The next thing to consider is, where are you going to sandblast the car? Remember this is a total-loss system, so unless you want to create a sandy beachfront on your property you'll have to devise a way to recycle the media. The best way to gather expended media is to park on top of a large plastic tarp, and then roll it up. Eastwood sells a media sieve that worked well for filtering out unwanted ingredients. I would have liked to utilize my driveway for blasting, but the code enforcement spy wouldn't have liked that. I had the Buick masked off in the driveway, but fear of getting caught had me cutting away some of the Visqueen, and driving the Buick semi-blind into my entryway courtyard. I made kind of a bad mistake by lowering the driver side window, and not making absolutely sure there wasn't any aluminum oxide present in the channel. (Loyal SR readers might look forward to an upcoming article on how to use Eastwood's glass polishing kit to remove scratches from side windows and windshields.) This brings us to discussing unlike conventional abrasives, soda blasting is safe to use on glass, chrome, or rubber. The larger the soda crystal the more aggressive the soda media will be. In addition to basic soda, Eastwood offers Flow Formula soda with waterproof crystals that are immune to humidity.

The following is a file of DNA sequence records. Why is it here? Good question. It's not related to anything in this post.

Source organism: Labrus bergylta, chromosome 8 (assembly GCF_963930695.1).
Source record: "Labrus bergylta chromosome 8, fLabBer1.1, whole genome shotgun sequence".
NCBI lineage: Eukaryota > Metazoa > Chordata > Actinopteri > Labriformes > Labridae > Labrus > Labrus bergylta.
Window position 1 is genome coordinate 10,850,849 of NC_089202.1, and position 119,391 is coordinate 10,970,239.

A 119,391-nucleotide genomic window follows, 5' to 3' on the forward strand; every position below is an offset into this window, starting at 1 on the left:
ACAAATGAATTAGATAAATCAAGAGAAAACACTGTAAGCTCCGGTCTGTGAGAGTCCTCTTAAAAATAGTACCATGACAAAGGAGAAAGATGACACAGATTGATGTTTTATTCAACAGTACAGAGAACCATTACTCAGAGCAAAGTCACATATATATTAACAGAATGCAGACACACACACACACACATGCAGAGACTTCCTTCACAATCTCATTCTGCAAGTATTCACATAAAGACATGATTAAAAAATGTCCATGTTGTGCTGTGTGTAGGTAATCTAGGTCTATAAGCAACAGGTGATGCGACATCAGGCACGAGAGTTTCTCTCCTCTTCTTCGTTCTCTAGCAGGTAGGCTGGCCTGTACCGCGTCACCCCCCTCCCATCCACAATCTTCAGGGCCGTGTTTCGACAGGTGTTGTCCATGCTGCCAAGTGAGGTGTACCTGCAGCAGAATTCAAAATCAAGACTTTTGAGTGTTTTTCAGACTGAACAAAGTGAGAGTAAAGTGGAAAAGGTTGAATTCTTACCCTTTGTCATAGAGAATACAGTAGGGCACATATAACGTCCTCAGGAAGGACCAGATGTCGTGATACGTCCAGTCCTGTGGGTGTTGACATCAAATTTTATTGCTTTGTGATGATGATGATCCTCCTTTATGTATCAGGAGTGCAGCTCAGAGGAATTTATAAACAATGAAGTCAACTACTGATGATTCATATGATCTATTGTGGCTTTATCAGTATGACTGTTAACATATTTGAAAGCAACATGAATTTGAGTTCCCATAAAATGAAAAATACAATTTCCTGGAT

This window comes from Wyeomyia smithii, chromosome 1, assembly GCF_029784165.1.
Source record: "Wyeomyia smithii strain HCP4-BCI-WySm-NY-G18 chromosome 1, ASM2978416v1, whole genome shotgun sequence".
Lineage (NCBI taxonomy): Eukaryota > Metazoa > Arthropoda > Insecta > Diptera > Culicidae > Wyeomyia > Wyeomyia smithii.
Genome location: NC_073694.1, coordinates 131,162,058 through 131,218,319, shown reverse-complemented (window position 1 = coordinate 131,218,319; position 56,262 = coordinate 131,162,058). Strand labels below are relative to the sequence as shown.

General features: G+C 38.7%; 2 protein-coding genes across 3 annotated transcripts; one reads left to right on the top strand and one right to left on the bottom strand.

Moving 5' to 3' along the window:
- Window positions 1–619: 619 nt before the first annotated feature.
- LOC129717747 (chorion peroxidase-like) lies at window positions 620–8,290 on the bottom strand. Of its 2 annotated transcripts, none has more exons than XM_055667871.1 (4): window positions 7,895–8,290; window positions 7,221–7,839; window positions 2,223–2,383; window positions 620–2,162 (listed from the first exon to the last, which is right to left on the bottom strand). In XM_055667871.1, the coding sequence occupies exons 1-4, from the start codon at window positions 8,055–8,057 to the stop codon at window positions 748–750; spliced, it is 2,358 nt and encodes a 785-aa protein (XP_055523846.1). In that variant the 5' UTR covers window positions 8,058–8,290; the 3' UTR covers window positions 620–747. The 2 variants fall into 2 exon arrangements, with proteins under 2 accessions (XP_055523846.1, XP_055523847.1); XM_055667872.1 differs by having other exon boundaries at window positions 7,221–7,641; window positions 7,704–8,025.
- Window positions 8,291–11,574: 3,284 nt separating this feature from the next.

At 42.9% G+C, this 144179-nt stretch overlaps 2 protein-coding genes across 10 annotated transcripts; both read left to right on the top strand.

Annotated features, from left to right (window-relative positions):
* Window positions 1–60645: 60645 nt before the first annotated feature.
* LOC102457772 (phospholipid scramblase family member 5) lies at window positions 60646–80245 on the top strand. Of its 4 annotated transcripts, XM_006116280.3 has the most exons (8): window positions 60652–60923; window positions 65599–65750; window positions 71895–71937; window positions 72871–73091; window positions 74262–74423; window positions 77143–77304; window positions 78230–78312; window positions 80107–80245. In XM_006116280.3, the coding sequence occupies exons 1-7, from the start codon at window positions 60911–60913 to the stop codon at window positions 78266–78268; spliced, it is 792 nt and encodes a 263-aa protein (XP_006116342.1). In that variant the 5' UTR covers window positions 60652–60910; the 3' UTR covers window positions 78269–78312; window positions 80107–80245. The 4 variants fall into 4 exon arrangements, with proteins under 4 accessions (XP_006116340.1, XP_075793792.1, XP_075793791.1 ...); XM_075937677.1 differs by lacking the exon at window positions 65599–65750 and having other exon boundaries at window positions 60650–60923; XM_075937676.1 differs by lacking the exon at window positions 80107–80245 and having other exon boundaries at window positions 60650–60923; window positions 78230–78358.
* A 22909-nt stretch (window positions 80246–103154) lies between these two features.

The heart and soul of sandblasting is air supply and air quality. Perhaps the most voracious of all pneumatic endeavors, sandblasting requires a vast reserve of moisture-free compressed air. The harder an air-compressor has to work to keep up, the hotter it will get. Heat produces water in the receiver (air tank) that exits into the sandblaster if not trapped (filtered) first. Moisture in the media creates lumps that will plug the blaster. Eastwood specifies the Master-Blaster dual-blaster's air supply should be a minimum of 10 cfm at 80-90 psi. The Master-Blaster comes with three sizes of nozzle. For minimum cfm-rated compressors use the smallest size nozzle for best results.

The alternative to relying solely on sandblasting is a hybrid method. To strip paint and remove rust down to bare metal use one of Eastwood's cleaning/stripping disc systems first. Afterward, the Master-Blaster can be utilized to access the unreachable areas, and dig deeper into heavily pitted areas. A quick blast across the entire area with the Master-Blaster will leave the perfect surface for applying an etching primer. Don't allow the bare metal to remain unprotected; stop reading this and go shoot some primer.